Marine 1st Lt. Catherine Stark and Capt. Anneliese Satz make history.
U.S. Marine Corps Capt. Anneliese Satz made history on June 27, 2019 when she became the first female USMC fighter pilot to complete the F-35B Lighting II training syllabus.
Following her completion of training in the F-35B at Marine Corps Air Station Beaufort, South Carolina, Capt. Satz attended the grueling SERE school (Survival, Evasion, Resistance, Escape) for training combat pilots how to survive and escape if they are forced down over enemy areas.
Capt. Satz began training in Beaufort, South Carolina, with Marine Fighter Attack Training Squadron 501 in July 2018. In October of last year, after rigorous academic and simulator qualifications for the F-35, Capt. Satz made her first solo flight in a USMC F-35 according to the Marine Corps. Since there are no two-seat trainer variants of the F-35 in any version, a pilot’s first actual flight in the aircraft is done by themselves, adding to the level of proficiency required in the aircraft before the first actual flight outside the simulator.
Capt. Satz joins USMC 1st Lt. Catherine Stark as a “first generation-fifth gen” pilot in the F-35 Joint Strike Fighter. Unlike legacy fighter pilots with time and qualifications in older, 4th generation fighter aircraft, the pair of new Marine pilots advanced through their college educations and then primary and advanced flight schools directly into the 5th generation F-35 Joint Strike Fighter. Most previous F-35 pilots in the USAF, U.S. Navy and the USMC began their careers as tactical pilots in other aircraft such as the F/A-18 or other aircraft that previously existed in the U.S. arsenal.
U.S. Marine 1st Lt. Catherine Stark earned her wings as a Marine Corps pilot with Training Air Wing 2, Naval Air Station Kingsville, in Kleburg, Texas. She graduated from the pilot training pipeline on Aug. 2, 2019 and will begin training to fly the F-35C Lightning II, the same wide-winged variant of the Joint Strike Fighter.
1st Lt. Stark, a Marine currently attached to the “Fighting Redhawks” of Training Squadron (VT) 21, has been in flight training since early 2016 according to the U.S. Navy. She completed training as a Marine Corps officer at Marine Corps Base Quantico, Virginia, and reported for initial flight training at NAS Pensacola, Florida. After more than two years of flight training in the T-6B Texan II primary flight training aircraft and the T-45C Goshawk advanced jet training aircraft, she has been selected to be the first female Marine to fly the unique F-35C carrier-specific variant.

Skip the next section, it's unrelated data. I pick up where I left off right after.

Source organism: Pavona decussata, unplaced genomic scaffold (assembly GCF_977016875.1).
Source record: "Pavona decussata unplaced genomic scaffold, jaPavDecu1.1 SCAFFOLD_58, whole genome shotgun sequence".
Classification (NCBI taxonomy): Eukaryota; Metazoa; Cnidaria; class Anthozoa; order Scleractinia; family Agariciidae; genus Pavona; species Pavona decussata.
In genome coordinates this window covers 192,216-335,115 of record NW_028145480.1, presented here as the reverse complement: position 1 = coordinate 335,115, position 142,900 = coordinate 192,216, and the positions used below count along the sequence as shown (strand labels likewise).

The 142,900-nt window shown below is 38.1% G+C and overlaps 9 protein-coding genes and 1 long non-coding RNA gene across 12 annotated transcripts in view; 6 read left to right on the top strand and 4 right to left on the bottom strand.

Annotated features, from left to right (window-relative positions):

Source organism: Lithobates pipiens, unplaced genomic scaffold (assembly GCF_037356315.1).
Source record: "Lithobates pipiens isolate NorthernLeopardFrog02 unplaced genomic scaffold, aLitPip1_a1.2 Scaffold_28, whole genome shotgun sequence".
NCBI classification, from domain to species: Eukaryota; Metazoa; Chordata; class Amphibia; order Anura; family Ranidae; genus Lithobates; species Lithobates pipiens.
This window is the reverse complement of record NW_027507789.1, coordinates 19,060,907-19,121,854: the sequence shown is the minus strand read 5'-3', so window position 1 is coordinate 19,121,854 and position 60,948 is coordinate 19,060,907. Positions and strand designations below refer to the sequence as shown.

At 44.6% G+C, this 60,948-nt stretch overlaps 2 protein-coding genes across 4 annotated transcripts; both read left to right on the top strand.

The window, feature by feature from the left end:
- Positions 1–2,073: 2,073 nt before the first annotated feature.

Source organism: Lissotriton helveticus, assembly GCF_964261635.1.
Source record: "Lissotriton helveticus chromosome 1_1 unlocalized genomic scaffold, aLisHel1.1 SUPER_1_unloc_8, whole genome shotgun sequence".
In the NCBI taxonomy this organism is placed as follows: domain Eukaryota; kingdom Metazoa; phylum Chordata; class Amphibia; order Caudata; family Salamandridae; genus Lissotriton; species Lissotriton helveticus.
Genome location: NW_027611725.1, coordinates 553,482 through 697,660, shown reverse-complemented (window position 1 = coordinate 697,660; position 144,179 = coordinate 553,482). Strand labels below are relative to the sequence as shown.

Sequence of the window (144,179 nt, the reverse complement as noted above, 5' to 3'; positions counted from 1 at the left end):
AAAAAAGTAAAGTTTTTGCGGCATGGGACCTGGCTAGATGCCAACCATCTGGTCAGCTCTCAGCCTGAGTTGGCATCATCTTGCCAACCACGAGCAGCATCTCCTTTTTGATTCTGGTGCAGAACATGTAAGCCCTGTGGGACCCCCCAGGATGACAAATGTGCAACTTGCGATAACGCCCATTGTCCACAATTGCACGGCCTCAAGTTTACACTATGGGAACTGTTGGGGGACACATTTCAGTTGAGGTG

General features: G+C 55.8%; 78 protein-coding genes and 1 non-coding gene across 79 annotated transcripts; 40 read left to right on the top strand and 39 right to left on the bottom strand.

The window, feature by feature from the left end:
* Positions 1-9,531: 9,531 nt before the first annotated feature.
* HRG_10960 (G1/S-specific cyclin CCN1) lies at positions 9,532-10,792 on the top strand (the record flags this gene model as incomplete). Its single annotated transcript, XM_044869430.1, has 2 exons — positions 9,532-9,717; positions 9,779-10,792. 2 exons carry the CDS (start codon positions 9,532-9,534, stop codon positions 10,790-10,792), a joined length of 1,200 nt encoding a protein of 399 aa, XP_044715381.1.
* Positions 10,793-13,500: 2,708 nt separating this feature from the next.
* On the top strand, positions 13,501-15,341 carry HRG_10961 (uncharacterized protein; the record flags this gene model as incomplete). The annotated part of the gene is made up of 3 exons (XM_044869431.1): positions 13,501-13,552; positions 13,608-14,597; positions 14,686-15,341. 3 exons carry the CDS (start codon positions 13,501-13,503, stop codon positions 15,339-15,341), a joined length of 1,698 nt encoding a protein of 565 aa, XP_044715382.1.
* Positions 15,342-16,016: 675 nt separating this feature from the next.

“It has been a long process to get to where I am today,” Stark said in an official U.S. Navy release. “During my time in flight training, I have met so many hardworking Marine and Navy pilots who have shared my experience. Every single one of them has worked hard to earn the Wings of Gold we pinned on.”
During her time in the advanced jet phase of flight training, 1st Lt. Stark distinguished herself by scoring top scores on graded events such as Basic Fighter Maneuvering, Tactical Formations, and Section Engaged Maneuvering. Her overall Navy Standard Score through flight training made her stand out from other pilots in training, a significant factor in her selection to the new F-35C program.
“I am excited to start training on my assigned fleet aircraft,” 1st Lt. Stark said. “Flying the F-35 has been a goal of mine since I started training, but I didn’t know that I would have the opportunity to fly the F-35C. It’s a humbling experience and I am eager to learn from the pilots who have already spent time flying such an advanced aircraft.”
1st Lt. Stark will begin her training in the F-35C with the “Rough Raiders” of VFA-125 Fleet Replacement Squadron (FRS). The FRS takes pilots who have recently completed training and transitions them to their assigned fleet aircraft.
Capt. Satz and 1st Lt. Stark join an elite group of only about 86 USMC pilots as of February 2019 who fly the F-35B STOVL variant of the F-35 Joint Strike Fighter and the wide-winged F-35C. The F-35B is the version of the Lightning II that can take off and land vertically and in very short distances using a novel vectored-thrust system unique to the “B” variant . The USMC also operates the wide-winged, heavy landing gear-equipped F-35C carrier variant mainly used by the U.S. Navy. The Marines eventually hope to have 263 pilots qualified to fly their F-35B and F-35C combat aircraft.